“It’s no skin off my nose to go out there, Eddie. It’s my job, you know.” He put a thick hand on Eddie’s shoulder.
“No, it’s stupid. Just my mind playing tricks. Seeing things that aren’t there.”
John Morton stepped into the house and pulled the side door closed behind him. Morton looked at him for a moment, assessing him. Then he smiled and ruffled Eddie’s hair. “Geez, son, your breath freezes even inside there. Don’t you have the heat running?”
Eddie shrugged again. “Pilot light’s out.”
“Well, let’s get that sorted out,” said Morton. “It’s been a few years, but if I remember, the cellar door is in the kitchen. Am I right?”
Eddie’s throat went dry, and he imagined the lining of his esophagus cracking the way wet sand in the desert did as it dried. He settled for a nod and pointed toward the basement door.
With his eyes on Eddie’s face, the chief turned the deadbolt and then looked at the vault door. “Are you sure you have heating oil, Eddie?”
“I… Maybe.” Uncle Gil or Auntie Margo would have had to pay to have the tank filled, and part of him hoped that they had, but another part of him doubted it.
“What, did your aunt and uncle let the utilities drop?” The big man unzipped his shiny municipal jacket with its patches and badge and walked into the kitchen.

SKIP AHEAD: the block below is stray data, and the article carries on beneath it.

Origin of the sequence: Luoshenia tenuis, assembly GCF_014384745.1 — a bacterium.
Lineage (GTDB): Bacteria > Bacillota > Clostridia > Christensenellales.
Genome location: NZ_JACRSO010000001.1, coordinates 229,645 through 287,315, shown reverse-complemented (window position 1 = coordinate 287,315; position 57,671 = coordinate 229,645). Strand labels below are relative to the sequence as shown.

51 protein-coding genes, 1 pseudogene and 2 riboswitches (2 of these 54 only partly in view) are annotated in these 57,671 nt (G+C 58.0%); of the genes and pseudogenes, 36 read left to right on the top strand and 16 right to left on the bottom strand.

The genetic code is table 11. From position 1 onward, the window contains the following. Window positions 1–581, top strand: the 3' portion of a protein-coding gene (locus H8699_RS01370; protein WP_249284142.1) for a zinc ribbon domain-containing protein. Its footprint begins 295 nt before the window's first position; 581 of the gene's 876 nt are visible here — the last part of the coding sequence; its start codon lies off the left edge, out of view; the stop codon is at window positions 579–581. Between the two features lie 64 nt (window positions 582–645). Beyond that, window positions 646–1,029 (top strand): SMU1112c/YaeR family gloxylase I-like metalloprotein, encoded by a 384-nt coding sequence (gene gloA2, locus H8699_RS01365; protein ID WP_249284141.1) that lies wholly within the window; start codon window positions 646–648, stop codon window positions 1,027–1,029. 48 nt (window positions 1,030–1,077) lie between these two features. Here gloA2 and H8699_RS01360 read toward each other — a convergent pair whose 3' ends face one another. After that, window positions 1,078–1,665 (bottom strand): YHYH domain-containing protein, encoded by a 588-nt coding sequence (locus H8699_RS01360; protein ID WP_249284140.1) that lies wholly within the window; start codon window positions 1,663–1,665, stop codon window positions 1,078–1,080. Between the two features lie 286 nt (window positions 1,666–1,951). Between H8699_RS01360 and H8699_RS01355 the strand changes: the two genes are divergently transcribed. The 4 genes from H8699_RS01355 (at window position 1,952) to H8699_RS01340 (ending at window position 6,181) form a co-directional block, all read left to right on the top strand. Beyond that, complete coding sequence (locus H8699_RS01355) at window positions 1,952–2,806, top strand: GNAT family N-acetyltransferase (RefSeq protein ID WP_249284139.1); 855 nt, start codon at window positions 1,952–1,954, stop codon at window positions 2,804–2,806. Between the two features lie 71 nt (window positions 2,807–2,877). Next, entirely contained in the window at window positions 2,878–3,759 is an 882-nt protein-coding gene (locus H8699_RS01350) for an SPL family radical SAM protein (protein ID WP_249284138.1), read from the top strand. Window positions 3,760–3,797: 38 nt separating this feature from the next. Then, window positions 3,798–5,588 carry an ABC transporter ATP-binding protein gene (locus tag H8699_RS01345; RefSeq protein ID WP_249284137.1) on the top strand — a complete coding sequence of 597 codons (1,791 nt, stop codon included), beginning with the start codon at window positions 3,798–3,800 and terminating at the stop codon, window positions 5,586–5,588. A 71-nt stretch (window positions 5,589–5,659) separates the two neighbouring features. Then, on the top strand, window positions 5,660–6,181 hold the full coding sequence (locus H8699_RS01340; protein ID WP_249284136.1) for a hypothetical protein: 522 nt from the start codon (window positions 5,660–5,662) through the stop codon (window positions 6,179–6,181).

“They…they didn’t tell me one way or the other.”
Morton made a noise that was half amusement, half scoff. “I’m having trouble imagining your Uncle Gil parting with the money to keep this place warm.”
Eddie chuckled. “You don’t know the half of it, Chief.”
The chief turned and peered at him, his face serious. “I suppose it’s been hard.”
It wasn’t a question, but Eddie found himself nodding anyway.
“Worse of late, I bet.”
Eddie couldn’t meet his gaze and looked at his feet, nodding. He shouldn’t be the one feeling guilty, yet he did. Somehow, it didn’t seem fair.
“Guess that’s why you’re here.” Morton’s footsteps boomed across the kitchen, and he put his hand on the door’s knob.
Morton turned to look at Eddie, arching his craggy eyebrows.
Feeling foolish, Eddie dropped his gaze again. “I was… I mean, I went down there earlier… I needed a cup, and my mom… My mom used to keep a few down there for… For impromptu cookouts, I guess. I…”